You'll also have problems if none of your friends own Echo Shows, which at this point we'd say is quite likely.
Amazon does allow you to make a call through the Echo app on a smartphone or tablet, but we couldn’t find an option to switch between the two seamlessly. It's a case of turning one off and adding another.
The functionality is well implemented, but it's limited on the Amazon Echo Show in comparison to the competition. And when you're on a call, Alexa functionality is restricted too – you can end the call by saying "Alexa, stop", but you can't ask Alexa anything else when the video call is in progress.
Amazon Echo Show: voice calling
- Unlimited voice calling to any number in North America
- Voice quality can be subpar
Of course, if video isn’t all that important to you, the Amazon Echo Show can do regular voice calling in the US, Canada and Mexico free of charge.
This will not only work from Alexa-to-Alexa devices, but also to any landline or mobile number as well. There's no charge for using the feature and your friends will still see your name and contact info when you call.
From our testing, there seems to be an odd difference in quality between voice and video calls.
During voice calls, we found that words are regularly cut off by the Amazon Echo, and the sound quality isn't fantastic at either end of the line. It's not the kind of thing you'd want to use as a substitute for a house phone, for example, and probably the last thing you’d ever want to make important business calls with.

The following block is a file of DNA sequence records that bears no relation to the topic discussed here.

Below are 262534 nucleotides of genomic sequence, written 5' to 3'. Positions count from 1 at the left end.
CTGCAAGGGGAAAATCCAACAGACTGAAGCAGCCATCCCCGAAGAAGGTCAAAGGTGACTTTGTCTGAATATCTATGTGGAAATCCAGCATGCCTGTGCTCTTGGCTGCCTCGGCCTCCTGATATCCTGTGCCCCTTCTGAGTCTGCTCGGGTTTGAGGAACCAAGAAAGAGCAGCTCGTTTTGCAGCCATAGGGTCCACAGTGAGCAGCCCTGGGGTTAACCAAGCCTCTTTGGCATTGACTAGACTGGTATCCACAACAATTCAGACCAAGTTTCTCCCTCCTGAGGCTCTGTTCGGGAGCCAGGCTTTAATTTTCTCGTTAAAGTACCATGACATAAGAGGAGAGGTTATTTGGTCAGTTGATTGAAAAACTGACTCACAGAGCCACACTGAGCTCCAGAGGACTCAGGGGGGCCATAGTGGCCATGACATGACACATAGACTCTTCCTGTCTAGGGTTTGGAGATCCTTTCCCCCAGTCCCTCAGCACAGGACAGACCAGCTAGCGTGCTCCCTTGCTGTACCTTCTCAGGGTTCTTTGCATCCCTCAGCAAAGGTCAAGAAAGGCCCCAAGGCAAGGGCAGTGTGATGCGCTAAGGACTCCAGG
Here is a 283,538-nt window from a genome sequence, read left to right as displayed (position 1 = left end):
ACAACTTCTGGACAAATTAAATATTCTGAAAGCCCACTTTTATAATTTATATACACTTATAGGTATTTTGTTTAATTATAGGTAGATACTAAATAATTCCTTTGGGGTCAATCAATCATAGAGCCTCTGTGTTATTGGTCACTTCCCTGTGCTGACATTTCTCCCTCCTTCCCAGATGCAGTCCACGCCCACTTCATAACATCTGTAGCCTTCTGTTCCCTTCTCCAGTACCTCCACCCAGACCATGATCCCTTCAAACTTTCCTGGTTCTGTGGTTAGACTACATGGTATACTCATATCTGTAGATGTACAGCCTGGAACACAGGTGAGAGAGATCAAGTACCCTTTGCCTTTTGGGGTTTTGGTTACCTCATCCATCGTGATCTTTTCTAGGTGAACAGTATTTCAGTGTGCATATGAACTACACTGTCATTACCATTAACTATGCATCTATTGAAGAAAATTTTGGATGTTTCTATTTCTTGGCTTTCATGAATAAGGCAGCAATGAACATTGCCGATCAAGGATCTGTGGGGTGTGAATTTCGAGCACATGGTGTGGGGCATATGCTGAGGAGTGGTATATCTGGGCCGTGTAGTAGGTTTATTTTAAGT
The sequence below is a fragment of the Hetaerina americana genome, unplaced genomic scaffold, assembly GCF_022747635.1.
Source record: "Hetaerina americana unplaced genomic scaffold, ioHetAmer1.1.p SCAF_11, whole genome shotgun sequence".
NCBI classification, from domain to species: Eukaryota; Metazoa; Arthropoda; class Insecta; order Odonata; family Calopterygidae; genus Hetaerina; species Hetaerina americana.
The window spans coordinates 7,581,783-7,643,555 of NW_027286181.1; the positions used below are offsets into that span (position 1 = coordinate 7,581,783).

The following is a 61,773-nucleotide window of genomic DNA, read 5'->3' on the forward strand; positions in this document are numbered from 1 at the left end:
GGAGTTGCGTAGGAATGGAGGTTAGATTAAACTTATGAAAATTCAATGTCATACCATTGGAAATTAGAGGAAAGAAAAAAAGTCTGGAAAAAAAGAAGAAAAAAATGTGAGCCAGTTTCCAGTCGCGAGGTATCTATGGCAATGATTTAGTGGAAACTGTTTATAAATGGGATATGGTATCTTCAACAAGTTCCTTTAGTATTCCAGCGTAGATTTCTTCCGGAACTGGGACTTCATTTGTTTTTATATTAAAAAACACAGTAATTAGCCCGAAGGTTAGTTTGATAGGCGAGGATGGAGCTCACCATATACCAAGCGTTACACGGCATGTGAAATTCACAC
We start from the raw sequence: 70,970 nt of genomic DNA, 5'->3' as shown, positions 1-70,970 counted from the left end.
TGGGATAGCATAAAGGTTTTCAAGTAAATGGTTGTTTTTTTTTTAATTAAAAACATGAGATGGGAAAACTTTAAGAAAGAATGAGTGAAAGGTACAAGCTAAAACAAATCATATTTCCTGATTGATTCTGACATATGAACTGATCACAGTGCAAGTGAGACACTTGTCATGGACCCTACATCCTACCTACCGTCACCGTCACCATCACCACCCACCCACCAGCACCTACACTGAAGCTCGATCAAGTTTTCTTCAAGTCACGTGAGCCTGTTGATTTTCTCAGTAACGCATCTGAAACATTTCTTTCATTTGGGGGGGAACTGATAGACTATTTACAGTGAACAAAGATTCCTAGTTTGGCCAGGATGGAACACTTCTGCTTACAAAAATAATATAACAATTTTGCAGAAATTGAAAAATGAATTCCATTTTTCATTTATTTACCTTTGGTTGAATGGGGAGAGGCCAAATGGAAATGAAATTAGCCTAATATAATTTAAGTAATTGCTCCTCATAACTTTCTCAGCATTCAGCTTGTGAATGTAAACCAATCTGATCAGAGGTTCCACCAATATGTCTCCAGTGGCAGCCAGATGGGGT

Sometime down the road it's possible that better services will come to the Echo devices – Skype, perhaps, or Google Hangouts. But for now, voice calling still leaves a lot to be desired.
Amazon Echo Show: Prime Music and Video integration
- Music playback is good, and lyrics are a nice touch (when available)
- Video playback through Amazon Prime Video is fine...
- ...but browsing through it is a pain
- The device also badly needs more video services
This is where things start getting fun. Amazon has been busy ramping up its paid-for Prime Music service so that it competes (in numbers of songs at least) to the might of Spotify and Apple Music. It also offers some lovely flourishes that work brilliantly with the Amazon Echo Show.
One of these is the ability to have song lyrics appear on the screen, and it's great. Instead of just showing the artwork of the album or song you are listening to, the addition of lyrics draws you to the Echo Show and makes nice use of the screen. Granted, the lyrics aren’t available for every song, but it's nice that they are included at all.